Moving away from the Gold Standard in the 1970s was a risky maneuver. The risk was not abandoning a precious metal with intrinsic value—but rather it placed the full faith and credit of our economy in the hands of transient politicians, rather than in a capped commodity with certain and immutable properties.

Bitcoin is the new gold. It is capped, transparent, open-source, vetted and without a mechanism for quick or covert manipulation (the US calls this “raising the debt ceiling” and they do it every few months!). We may not move to an economy based on Bitcoin today or tomorrow, but that day is coming. Thankfully, it’s coming!

Thoughts on a “Korea Krash”

If you are reading this on January 16, 2018, then you are aware that Bitcoin (and the exchange rate of most other coins) fell by 20% today. Whenever I encounter a panic sell-off, the first thing that I do is try to ascertain if the fear that sparked the drop is rational.

But what is rational fear? How can you tell if this is the beginning of the end, or simply a transient dip? In my book, rational fears are fundamental facts like these:

  • A new technical flaw is discovered in the math or mining
  • A very major hack or theft has undermined confidence
  • The potential for applications that are fast, fluid and ubiquitous
    has dropped, based on new information*

Conspicuously missing from this list is “government bans” or any regulation that is unenforceable, because it fails to account for the design of what it attempts to regulate. Taxes, accounting guidelines, reporting regulations are all fine! These can be enforced. But banning something that cannot be banned is not a valid reason for instilling fear in those who have a stake in a new product, process, or technology.

Ellery’s Rule of Acquisition #1:

Drops triggered by false fears present buying opportunities

At times like this, you must make a choice: If you can’t afford to stay in the market and risk a bigger drop, then cash out and live with it. But if you believe in crypto and the potential for a digital future that dis-intermediates your earning, spending and savings, then this drop in dollar value presents opportunity.

This downturn will pass, because the cryptocurrency fundamentals have not changed or been undermined by recent events. There is no new technical flaw or hack. The potential for cash transactions and future applications get rosier every day (let’s assume that Bitcoin will finally add Lightning Network and that miners will stop fighting with developers)*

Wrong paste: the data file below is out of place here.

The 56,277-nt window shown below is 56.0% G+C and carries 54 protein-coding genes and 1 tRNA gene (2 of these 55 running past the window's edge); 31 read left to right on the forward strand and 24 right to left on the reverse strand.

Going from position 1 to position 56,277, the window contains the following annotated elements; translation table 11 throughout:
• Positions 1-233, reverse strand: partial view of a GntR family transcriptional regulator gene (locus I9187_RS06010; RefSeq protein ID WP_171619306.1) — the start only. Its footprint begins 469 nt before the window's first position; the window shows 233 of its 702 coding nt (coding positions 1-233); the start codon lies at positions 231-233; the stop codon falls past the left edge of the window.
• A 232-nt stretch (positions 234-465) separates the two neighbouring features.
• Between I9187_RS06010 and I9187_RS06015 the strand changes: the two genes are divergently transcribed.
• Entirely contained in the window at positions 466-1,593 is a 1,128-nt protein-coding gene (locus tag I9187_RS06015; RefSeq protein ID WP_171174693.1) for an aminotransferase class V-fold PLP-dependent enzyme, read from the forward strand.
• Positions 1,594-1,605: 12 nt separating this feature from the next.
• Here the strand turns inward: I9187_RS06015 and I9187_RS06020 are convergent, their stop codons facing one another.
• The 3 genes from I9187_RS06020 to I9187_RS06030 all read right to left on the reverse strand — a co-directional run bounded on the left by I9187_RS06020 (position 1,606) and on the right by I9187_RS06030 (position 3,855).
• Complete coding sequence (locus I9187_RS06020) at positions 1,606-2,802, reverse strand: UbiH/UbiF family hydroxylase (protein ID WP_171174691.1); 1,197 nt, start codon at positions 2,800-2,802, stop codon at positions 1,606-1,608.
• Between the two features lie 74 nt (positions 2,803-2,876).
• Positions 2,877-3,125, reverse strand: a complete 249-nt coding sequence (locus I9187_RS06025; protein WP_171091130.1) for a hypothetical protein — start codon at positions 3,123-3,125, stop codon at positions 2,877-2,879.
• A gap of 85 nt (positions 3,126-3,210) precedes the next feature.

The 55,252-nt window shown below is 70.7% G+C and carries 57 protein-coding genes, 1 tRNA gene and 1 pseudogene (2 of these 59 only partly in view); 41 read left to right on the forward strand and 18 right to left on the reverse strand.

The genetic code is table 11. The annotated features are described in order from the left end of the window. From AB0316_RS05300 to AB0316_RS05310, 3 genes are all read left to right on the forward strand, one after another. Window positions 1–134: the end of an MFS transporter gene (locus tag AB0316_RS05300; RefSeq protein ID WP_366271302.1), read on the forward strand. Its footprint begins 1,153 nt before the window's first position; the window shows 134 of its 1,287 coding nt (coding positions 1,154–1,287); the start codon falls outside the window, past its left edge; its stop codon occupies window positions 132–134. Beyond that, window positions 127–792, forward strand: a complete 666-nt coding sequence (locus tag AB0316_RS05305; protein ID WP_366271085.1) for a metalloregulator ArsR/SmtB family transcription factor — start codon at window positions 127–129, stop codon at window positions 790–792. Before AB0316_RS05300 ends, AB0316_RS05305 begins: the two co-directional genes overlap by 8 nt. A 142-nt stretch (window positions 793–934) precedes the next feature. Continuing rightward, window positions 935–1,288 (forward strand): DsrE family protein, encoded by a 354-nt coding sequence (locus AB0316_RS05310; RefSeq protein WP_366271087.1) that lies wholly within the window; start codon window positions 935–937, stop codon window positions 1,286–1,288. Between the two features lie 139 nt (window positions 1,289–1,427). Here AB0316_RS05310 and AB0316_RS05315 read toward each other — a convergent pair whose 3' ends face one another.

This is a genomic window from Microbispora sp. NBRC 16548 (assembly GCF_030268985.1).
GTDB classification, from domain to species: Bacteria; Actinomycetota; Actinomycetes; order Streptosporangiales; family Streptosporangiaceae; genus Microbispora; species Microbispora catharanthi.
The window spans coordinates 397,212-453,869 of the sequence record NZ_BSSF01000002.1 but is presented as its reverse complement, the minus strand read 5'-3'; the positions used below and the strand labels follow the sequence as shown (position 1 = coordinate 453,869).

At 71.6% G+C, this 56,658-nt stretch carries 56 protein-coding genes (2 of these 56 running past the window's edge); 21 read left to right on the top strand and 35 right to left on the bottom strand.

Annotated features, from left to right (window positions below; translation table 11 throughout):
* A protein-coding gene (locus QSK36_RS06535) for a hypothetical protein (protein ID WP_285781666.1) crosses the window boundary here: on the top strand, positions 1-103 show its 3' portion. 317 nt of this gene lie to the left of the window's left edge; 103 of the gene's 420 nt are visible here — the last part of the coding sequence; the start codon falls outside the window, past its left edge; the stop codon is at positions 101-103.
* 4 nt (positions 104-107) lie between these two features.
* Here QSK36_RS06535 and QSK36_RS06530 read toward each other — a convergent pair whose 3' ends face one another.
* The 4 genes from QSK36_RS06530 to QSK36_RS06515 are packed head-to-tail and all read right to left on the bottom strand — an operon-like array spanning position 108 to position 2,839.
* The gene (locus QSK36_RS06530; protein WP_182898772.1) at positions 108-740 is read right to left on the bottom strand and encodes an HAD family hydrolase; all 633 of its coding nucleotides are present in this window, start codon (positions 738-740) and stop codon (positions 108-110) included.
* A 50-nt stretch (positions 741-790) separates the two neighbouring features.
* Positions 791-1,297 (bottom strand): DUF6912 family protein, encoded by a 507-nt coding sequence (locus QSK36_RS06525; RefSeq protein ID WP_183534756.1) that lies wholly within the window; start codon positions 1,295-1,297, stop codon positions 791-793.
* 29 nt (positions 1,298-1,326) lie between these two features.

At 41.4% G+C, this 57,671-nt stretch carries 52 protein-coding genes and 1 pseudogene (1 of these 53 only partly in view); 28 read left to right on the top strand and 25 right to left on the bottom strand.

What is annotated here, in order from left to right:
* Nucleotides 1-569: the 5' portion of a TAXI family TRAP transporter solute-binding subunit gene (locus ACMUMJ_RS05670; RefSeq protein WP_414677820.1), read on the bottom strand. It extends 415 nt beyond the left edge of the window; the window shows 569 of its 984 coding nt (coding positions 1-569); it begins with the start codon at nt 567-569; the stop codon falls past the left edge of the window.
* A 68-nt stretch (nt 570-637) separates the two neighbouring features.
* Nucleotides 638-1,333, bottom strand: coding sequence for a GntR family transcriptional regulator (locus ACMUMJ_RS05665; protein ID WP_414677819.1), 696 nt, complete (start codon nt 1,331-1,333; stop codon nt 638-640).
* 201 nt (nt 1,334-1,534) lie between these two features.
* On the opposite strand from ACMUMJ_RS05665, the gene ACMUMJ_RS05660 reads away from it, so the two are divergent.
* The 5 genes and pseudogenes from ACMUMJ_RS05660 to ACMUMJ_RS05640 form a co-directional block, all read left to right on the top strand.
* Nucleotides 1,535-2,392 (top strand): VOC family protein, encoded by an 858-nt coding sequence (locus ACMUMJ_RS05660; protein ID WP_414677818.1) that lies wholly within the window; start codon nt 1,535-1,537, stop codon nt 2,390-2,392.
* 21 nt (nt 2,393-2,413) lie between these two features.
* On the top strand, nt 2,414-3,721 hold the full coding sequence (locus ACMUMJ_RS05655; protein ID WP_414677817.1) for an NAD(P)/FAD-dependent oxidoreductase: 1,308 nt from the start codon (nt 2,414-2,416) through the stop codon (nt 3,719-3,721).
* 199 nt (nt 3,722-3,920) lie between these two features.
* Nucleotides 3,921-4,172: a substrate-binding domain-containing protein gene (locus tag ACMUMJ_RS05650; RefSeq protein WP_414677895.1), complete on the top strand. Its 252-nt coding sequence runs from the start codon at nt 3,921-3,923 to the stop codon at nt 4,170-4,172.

The current 20% drop is not a big deal. It takes us back to an exchange rate that we saw just one month ago in early December. It was triggered by saber rattling in South Korea. But, let’s face it: Governments have as much influence over trading or spending cryptocurrency as they do over the mating of squirrels in your backyard. Do you think fewer squirrels would mate, if the government banned them from mating?

If you can answer that question—and if you can afford to stay in the game—then relax. 1 BTC has the same value today as it had yesterday and the day before. It is worth exactly one bitcoin. The current dip in exchange rate with other currencies was sparked by fear; and that fear is misguided or irrational.

[click below for perspective]…

* Bitcoin has a serious limitation in transaction throughput and transaction cost. The problem is serious and it frustrates users, developers, miners and vendors. But it is not new, and the consensus about its likelihood of being corrected has not suddenly changed. These limitations are unrelated to today’s large drop in exchange value.

Ellery Davies co-chairs CRYPSA, publishes A Wild Duck and hosts the New York Bitcoin Event. He is keynote speaker at the Cryptocurrency Expo in India this month. Click Here to inquire about a presentation or consulting engagement.

Proof-of-Work Alternatives: Massive electric consumption by cryptocurrency mining

Some blogs and news outlets eschew long titles. Publishers want readers to scan a list of topics that fit on one-line each. But, a better title for this article would be:

“Massive electric consumption by cryptocurrency mining: